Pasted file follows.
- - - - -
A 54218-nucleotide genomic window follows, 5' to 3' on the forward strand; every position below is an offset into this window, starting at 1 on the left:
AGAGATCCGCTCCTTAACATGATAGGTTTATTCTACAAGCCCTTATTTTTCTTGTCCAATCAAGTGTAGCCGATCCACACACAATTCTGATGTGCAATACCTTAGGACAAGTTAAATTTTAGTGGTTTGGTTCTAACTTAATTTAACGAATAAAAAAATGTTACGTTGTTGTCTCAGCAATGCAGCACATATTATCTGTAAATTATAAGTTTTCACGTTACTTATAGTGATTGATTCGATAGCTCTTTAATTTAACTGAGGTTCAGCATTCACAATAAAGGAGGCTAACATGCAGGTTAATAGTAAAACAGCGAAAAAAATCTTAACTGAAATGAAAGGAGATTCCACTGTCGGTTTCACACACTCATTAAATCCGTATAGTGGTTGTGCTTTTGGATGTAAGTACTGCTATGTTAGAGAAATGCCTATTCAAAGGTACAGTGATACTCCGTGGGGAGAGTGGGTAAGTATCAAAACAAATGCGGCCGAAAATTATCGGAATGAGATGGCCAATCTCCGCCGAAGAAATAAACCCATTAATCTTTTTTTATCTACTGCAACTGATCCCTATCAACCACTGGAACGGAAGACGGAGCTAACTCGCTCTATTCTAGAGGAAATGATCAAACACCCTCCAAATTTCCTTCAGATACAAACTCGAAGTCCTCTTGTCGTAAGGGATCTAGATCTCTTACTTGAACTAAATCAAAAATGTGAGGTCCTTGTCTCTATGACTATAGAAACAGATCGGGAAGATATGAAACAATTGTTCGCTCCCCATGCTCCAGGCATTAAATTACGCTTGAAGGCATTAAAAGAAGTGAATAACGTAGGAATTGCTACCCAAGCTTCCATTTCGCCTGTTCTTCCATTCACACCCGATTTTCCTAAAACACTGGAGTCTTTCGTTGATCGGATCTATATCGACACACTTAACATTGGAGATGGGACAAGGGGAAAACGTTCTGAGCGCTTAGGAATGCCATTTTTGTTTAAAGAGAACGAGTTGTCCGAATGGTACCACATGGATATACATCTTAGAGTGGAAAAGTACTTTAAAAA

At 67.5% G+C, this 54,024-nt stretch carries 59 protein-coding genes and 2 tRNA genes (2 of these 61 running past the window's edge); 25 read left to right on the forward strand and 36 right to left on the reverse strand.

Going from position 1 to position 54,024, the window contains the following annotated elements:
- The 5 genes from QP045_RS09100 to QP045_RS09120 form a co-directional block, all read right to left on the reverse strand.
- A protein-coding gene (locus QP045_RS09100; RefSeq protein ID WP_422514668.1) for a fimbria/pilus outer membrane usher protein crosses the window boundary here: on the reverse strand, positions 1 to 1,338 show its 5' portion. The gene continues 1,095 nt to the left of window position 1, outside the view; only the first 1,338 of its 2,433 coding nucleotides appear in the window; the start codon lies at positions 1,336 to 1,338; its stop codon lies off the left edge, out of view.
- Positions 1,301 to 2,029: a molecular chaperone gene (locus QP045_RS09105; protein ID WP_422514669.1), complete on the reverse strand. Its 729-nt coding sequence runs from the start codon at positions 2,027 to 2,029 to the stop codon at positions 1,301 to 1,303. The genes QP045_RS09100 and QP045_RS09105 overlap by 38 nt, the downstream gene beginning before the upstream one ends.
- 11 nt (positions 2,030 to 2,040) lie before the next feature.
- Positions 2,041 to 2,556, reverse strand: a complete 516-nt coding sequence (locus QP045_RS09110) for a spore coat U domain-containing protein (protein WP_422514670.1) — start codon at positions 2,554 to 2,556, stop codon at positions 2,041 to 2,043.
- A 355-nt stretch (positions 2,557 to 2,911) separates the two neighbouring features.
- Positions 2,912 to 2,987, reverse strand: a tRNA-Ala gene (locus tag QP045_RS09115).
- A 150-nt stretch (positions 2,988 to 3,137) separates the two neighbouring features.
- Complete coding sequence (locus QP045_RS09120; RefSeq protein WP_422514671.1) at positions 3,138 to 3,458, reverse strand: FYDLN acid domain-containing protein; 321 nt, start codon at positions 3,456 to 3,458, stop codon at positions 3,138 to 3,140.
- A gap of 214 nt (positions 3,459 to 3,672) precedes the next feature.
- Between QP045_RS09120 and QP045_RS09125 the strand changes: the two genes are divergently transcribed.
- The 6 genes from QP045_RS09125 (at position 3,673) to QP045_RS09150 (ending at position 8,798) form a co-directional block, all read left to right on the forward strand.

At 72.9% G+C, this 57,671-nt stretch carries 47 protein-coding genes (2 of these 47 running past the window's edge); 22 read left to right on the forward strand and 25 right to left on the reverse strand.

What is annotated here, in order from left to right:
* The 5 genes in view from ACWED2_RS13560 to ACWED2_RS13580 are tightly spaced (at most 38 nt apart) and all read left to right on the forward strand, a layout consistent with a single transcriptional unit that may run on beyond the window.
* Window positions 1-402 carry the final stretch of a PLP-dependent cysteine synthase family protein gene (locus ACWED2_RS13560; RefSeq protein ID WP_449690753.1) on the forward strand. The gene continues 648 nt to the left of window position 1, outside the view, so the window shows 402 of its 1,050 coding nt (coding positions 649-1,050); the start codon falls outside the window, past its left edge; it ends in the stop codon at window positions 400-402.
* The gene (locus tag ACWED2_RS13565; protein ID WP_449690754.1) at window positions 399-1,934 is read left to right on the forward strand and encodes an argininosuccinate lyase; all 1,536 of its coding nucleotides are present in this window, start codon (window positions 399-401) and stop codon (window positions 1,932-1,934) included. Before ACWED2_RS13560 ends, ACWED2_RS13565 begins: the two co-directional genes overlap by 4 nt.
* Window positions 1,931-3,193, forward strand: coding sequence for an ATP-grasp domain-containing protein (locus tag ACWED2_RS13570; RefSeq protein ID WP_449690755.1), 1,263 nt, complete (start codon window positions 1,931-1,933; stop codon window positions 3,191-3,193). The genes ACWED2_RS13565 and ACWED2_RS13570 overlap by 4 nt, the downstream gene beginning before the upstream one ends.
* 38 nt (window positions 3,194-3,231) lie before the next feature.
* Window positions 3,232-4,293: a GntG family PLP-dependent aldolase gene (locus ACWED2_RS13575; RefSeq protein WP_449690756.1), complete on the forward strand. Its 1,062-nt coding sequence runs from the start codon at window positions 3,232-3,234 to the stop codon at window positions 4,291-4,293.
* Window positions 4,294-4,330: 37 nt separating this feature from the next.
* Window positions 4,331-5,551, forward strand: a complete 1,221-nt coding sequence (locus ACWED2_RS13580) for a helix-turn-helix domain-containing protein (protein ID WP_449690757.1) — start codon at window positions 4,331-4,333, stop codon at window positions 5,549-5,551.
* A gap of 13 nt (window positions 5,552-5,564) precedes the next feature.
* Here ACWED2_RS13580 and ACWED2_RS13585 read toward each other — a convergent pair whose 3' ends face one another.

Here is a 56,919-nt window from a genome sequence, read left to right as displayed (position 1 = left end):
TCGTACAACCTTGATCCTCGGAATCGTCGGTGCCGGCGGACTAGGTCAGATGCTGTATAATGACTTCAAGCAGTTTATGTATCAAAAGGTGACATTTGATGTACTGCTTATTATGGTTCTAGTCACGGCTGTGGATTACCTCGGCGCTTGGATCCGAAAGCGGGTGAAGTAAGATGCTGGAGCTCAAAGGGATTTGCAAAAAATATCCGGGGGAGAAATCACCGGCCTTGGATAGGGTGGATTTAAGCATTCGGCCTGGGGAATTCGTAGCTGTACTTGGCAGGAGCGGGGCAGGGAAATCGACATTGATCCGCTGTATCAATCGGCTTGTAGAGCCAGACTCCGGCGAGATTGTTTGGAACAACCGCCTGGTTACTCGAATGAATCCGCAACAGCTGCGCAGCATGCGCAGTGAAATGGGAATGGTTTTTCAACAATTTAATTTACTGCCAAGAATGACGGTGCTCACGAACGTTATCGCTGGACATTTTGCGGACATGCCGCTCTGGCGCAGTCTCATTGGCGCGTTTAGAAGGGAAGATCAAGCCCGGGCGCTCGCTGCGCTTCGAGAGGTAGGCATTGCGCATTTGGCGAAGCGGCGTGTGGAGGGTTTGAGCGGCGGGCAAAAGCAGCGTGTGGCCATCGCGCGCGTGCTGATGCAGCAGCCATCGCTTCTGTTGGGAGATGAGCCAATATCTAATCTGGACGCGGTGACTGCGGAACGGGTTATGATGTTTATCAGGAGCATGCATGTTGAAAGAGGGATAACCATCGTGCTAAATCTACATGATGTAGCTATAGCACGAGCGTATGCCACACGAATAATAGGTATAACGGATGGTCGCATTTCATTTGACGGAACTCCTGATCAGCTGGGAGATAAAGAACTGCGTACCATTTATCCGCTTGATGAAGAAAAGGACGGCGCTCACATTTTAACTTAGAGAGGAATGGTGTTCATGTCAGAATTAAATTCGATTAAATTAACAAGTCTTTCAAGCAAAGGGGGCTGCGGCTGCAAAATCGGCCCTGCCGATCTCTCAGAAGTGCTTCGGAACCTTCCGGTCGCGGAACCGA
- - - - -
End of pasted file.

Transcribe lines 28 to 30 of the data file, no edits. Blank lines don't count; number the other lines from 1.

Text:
* Here ACWED2_RS13580 and ACWED2_RS13585 read toward each other — a convergent pair whose 3' ends face one another.

Here is a 56,919-nt window from a genome sequence, read left to right as displayed (position 1 = left end):
TCGTACAACCTTGATCCTCGGAATCGTCGGTGCCGGCGGACTAGGTCAGATGCTGTATAATGACTTCAAGCAGTTTATGTATCAAAAGGTGACATTTGATGTACTGCTTATTATGGTTCTAGTCACGGCTGTGGATTACCTCGGCGCTTGGATCCGAAAGCGGGTGAAGTAAGATGCTGGAGCTCAAAGGGATTTGCAAAAAATATCCGGGGGAGAAATCACCGGCCTTGGATAGGGTGGATTTAAGCATTCGGCCTGGGGAATTCGTAGCTGTACTTGGCAGGAGCGGGGCAGGGAAATCGACATTGATCCGCTGTATCAATCGGCTTGTAGAGCCAGACTCCGGCGAGATTGTTTGGAACAACCGCCTGGTTACTCGAATGAATCCGCAACAGCTGCGCAGCATGCGCAGTGAAATGGGAATGGTTTTTCAACAATTTAATTTACTGCCAAGAATGACGGTGCTCACGAACGTTATCGCTGGACATTTTGCGGACATGCCGCTCTGGCGCAGTCTCATTGGCGCGTTTAGAAGGGAAGATCAAGCCCGGGCGCTCGCTGCGCTTCGAGAGGTAGGCATTGCGCATTTGGCGAAGCGGCGTGTGGAGGGTTTGAGCGGCGGGCAAAAGCAGCGTGTGGCCATCGCGCGCGTGCTGATGCAGCAGCCATCGCTTCTGTTGGGAGATGAGCCAATATCTAATCTGGACGCGGTGACTGCGGAACGGGTTATGATGTTTATCAGGAGCATGCATGTTGAAAGAGGGATAACCATCGTGCTAAATCTACATGATGTAGCTATAGCACGAGCGTATGCCACACGAATAATAGGTATAACGGATGGTCGCATTTCATTTGACGGAACTCCTGATCAGCTGGGAGATAAAGAACTGCGTACCATTTATCCGCTTGATGAAGAAAAGGACGGCGCTCACATTTTAACTTAGAGAGGAATGGTGTTCATGTCAGAATTAAATTCGATTAAATTAACAAGTCTTTCAAGCAAAGGGGGCTGCGGCTGCAAAATCGGCCCTGCCGATCTCTCAGAAGTGCTTCGGAACCTTCCGGTCGCGGAACCGA